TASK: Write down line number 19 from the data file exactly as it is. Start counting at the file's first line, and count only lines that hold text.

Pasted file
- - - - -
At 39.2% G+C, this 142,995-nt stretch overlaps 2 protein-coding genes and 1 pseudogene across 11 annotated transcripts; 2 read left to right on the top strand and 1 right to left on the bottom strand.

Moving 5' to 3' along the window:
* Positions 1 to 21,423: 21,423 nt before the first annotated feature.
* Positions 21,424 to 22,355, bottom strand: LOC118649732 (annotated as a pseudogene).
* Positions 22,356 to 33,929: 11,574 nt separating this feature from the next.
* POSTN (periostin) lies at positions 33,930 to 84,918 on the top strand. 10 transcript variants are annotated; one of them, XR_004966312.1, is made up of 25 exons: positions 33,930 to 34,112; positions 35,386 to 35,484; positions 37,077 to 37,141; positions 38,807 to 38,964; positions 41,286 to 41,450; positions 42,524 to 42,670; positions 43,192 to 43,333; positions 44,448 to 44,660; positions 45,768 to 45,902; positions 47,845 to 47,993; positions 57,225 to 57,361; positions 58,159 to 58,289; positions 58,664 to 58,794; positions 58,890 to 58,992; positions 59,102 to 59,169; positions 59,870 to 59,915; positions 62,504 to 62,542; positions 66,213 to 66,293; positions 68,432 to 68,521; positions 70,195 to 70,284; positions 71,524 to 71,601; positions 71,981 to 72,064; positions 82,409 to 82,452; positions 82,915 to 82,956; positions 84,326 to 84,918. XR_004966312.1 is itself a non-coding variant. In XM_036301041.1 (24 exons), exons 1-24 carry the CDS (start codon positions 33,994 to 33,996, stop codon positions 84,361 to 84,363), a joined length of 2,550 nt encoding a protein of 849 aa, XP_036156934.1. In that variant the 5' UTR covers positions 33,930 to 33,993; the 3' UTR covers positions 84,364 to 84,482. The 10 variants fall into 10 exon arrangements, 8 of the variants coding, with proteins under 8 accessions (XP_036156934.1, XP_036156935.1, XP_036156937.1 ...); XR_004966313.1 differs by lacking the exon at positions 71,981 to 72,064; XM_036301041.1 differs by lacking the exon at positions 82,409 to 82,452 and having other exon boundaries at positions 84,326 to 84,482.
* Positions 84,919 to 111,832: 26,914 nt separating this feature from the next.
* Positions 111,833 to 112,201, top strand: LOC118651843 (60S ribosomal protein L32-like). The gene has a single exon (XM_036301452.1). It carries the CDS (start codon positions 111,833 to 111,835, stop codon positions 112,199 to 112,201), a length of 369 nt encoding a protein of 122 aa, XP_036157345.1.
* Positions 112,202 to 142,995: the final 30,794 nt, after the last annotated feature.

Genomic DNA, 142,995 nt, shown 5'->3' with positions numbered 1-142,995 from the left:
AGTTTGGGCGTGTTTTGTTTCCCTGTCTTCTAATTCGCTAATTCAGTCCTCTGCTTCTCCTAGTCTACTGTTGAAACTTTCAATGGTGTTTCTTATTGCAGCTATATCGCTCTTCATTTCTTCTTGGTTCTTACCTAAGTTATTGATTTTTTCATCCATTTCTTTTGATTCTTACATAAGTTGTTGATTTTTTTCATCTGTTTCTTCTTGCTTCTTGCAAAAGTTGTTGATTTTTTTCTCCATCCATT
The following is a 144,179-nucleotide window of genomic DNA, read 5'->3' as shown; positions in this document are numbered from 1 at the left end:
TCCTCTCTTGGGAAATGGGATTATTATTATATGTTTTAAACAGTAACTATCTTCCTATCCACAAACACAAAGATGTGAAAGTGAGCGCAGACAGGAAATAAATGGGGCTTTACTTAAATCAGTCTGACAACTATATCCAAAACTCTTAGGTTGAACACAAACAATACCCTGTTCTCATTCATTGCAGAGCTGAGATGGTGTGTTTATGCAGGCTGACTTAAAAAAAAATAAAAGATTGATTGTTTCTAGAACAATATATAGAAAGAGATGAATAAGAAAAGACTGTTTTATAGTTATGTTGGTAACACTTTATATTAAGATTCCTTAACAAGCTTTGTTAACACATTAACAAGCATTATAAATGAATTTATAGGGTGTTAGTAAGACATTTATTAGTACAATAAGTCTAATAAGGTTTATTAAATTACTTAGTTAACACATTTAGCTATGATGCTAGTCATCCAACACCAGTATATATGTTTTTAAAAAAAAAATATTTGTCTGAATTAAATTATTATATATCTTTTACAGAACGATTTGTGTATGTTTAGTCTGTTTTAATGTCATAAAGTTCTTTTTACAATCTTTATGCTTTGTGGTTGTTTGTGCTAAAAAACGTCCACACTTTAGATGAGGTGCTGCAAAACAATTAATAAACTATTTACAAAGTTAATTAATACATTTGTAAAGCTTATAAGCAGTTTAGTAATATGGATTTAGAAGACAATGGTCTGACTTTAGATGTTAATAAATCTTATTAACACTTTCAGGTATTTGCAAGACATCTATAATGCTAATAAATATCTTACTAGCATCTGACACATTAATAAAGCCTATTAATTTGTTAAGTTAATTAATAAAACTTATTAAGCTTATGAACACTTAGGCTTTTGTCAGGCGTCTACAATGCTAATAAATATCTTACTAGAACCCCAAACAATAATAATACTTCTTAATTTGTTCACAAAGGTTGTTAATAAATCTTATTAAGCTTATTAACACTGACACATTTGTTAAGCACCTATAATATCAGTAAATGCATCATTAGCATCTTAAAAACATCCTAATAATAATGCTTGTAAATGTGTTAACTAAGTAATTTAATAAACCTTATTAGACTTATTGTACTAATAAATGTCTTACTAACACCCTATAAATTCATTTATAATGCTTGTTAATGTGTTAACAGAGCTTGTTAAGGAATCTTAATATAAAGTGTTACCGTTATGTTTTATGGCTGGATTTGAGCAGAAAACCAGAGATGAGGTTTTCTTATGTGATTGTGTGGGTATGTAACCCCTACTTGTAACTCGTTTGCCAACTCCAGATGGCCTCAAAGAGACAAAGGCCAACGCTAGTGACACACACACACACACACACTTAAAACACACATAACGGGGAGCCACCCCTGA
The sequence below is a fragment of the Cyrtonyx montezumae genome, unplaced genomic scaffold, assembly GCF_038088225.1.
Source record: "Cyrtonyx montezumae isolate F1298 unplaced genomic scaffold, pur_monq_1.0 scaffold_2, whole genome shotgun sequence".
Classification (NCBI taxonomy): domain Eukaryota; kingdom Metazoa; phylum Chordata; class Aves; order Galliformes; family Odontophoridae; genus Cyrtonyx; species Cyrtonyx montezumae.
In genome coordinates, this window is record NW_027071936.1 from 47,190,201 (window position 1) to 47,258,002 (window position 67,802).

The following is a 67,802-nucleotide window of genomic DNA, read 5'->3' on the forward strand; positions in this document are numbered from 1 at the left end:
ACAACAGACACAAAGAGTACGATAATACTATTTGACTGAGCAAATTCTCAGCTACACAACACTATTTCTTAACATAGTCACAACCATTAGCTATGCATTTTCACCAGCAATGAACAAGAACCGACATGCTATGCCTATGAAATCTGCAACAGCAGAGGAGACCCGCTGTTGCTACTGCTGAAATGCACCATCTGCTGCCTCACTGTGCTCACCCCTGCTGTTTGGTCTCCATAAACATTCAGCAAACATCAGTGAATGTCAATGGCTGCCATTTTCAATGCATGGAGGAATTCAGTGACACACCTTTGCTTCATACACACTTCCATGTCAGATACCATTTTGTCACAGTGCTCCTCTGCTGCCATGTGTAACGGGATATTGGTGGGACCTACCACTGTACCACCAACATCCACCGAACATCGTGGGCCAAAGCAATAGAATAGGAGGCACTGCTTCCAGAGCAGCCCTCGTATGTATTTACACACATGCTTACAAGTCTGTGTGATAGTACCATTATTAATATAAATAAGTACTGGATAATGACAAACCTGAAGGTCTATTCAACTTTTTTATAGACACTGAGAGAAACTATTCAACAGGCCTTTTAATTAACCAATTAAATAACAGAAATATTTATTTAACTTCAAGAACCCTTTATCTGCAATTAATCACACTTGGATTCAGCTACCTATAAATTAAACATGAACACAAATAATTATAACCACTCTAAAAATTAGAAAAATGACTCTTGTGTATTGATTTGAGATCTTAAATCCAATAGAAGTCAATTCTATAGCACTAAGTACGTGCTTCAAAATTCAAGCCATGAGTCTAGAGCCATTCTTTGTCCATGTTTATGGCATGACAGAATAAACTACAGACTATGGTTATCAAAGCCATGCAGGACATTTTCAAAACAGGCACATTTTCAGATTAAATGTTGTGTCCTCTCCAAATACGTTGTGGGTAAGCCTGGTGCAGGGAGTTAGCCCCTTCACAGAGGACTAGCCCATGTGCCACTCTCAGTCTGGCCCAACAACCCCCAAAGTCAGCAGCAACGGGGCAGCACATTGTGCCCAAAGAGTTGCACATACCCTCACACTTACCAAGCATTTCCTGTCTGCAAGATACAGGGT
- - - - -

ACAACAGACACAAAGAGTACGATAATACTATTTGACTGAGCAAATTCTCAGCTACACAACACTATTTCTTAACATAGTCACAACCATTAGCTATGCATTTTCACCAGCAATGAACAAGAACCGACATGCTATGCCTATGAAATCTGCAACAGCAGAGGAGACCCGCTGTTGCTACTGCTGAAATGCACCATCTGCTGCCTCACTGTGCTCACCCCTGCTGTTTGGTCTCCATAAACATTCAGCAAACATCAGTGAATGTCAATGGCTGCCATTTTCAATGCATGGAGGAATTCAGTGACACACCTTTGCTTCATACACACTTCCATGTCAGATACCATTTTGTCACAGTGCTCCTCTGCTGCCATGTGTAACGGGATATTGGTGGGACCTACCACTGTACCACCAACATCCACCGAACATCGTGGGCCAAAGCAATAGAATAGGAGGCACTGCTTCCAGAGCAGCCCTCGTATGTATTTACACACATGCTTACAAGTCTGTGTGATAGTACCATTATTAATATAAATAAGTACTGGATAATGACAAACCTGAAGGTCTATTCAACTTTTTTATAGACACTGAGAGAAACTATTCAACAGGCCTTTTAATTAACCAATTAAATAACAGAAATATTTATTTAACTTCAAGAACCCTTTATCTGCAATTAATCACACTTGGATTCAGCTACCTATAAATTAAACATGAACACAAATAATTATAACCACTCTAAAAATTAGAAAAATGACTCTTGTGTATTGATTTGAGATCTTAAATCCAATAGAAGTCAATTCTATAGCACTAAGTACGTGCTTCAAAATTCAAGCCATGAGTCTAGAGCCATTCTTTGTCCATGTTTATGGCATGACAGAATAAACTACAGACTATGGTTATCAAAGCCATGCAGGACATTTTCAAAACAGGCACATTTTCAGATTAAATGTTGTGTCCTCTCCAAATACGTTGTGGGTAAGCCTGGTGCAGGGAGTTAGCCCCTTCACAGAGGACTAGCCCATGTGCCACTCTCAGTCTGGCCCAACAACCCCCAAAGTCAGCAGCAACGGGGCAGCACATTGTGCCCAAAGAGTTGCACATACCCTCACACTTACCAAGCATTTCCTGTCTGCAAGATACAGGGT